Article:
According to a 2015 study published in the American Journal of Infection Control, participants touched their faces an average of 23 times per hour and, of those touches, 44% involved contact with a mucous membrane. When it comes to COVID-19 prevention and mitigation, this human tendency can be problematic. COVID-19 is transmitted when respiratory droplets containing viable virus are expelled from an infected individual and subsequently enter the body of another individual. Experts agree that this transfer usually occurs when an infected person expels respiratory droplets (through coughing, sneezing, speaking, singing, etc.) and a nearby person inhales the invisible pathogens. However, transmission likely also occurs, though to a lesser degree, when individuals touch surfaces where infected droplets have landed and then inadvertently infect themselves by transferring the virus from their contaminated hand to a mucous membrane. The eyes, nose, and mouth are all mucous membranes, and they can be thought of as viral portals of entry. This is one reason why hand washing is so crucial to infection prevention efforts. It also explains why public health officials continue to urge you to avoid touching your face.
Let’s face it: “don’t touch your face” is a particularly tough rule to follow. Completely abstaining from touching one’s face is an unlikely goal. Instead of aiming for the unattainable, we recognize that each instance in which we avoid touching our face is a success, because it removed that singular opportunity for infection. We try to get better each day, becoming progressively more mindful and thereby incrementally reducing our personal risk.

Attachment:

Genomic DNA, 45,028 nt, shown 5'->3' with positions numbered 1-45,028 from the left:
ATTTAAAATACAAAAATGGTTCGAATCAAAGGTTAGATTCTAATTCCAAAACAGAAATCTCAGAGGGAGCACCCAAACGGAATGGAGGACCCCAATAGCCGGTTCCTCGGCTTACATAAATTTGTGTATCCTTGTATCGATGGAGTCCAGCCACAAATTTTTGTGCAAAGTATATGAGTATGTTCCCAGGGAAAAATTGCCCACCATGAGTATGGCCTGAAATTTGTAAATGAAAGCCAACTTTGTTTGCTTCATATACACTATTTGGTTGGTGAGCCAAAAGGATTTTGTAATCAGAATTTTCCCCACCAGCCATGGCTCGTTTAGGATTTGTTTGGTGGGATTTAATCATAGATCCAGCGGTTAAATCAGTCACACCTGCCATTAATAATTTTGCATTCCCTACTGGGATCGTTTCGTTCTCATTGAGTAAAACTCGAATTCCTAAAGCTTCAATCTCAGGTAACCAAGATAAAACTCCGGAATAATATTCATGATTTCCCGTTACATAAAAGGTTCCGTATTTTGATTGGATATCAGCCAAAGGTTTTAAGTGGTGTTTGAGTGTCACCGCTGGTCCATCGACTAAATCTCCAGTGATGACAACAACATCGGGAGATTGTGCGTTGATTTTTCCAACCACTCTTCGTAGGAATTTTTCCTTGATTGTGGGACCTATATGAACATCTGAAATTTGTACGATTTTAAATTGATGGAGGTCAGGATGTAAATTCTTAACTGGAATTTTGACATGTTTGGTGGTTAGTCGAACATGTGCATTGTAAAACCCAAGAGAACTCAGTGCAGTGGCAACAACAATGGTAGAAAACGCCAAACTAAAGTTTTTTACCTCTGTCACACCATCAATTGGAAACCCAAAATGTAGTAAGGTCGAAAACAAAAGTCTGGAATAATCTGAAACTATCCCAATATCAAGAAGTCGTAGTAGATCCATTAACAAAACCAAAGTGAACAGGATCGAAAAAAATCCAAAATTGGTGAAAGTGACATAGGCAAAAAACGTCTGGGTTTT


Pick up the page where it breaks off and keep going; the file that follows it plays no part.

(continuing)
Here are some tips and tricks for breaking the habit of face touching:
• Pay attention. Most of us subconsciously touch our faces. So, to reduce the frequency of this habit, make a special effort to notice when you’ve touched your face. Was there a sensation or a circumstance that led you to touch your face? Where were you, what were you doing, and how were you feeling? You just may notice a pattern or a trigger. And that is a good thing because awareness is a jumping off point for behavior change.
• Learn your triggers and circumvent them. For example, if your glasses frequently slide down and you find yourself touching your face to push them back into place, have your optometrist adjust the nose pads or use a pair of ear hooks to keep them where they belong. If seasonal or other allergies make your eyes or skin itch or your nose run, make an effort to avoid known allergens, when possible, and consider talking to your doctor or pharmacist about whether certain medications (antihistamines) may help. Make modifications to an ill-fitting mask so that it doesn’t require frequent adjustments. Many problems have simple solutions if you take the time to consider them.
• Develop competing responses. As you become more aware of your face-touching behavior, you’ll begin to recognize moments in which you’d like to touch your face (versus just doing so subconsciously). When you feel the urge to touch your face unnecessarily, immediately do something else that occupies your hands. Twiddle your thumbs, clench and unclench your fists, or wash or sanitize your hands! Competing response is a proven behavior therapy technique with wide ranging applications from dermatology (helping patients to cope with chronic itching) to clinical psychology.
• Wear a mask when away from home. Universal mask wearing by all citizens when in public places is strongly encouraged by our state and county and is a COVID-19 mitigation measure now firmly rooted in scientific evidence. Incidentally, masks can also be a helpful reminder not to touch one’s face.
• When touching your face is unavoidable, make sure your hands are clean! If that is not an option, cover your finger with a clean tissue to touch your face.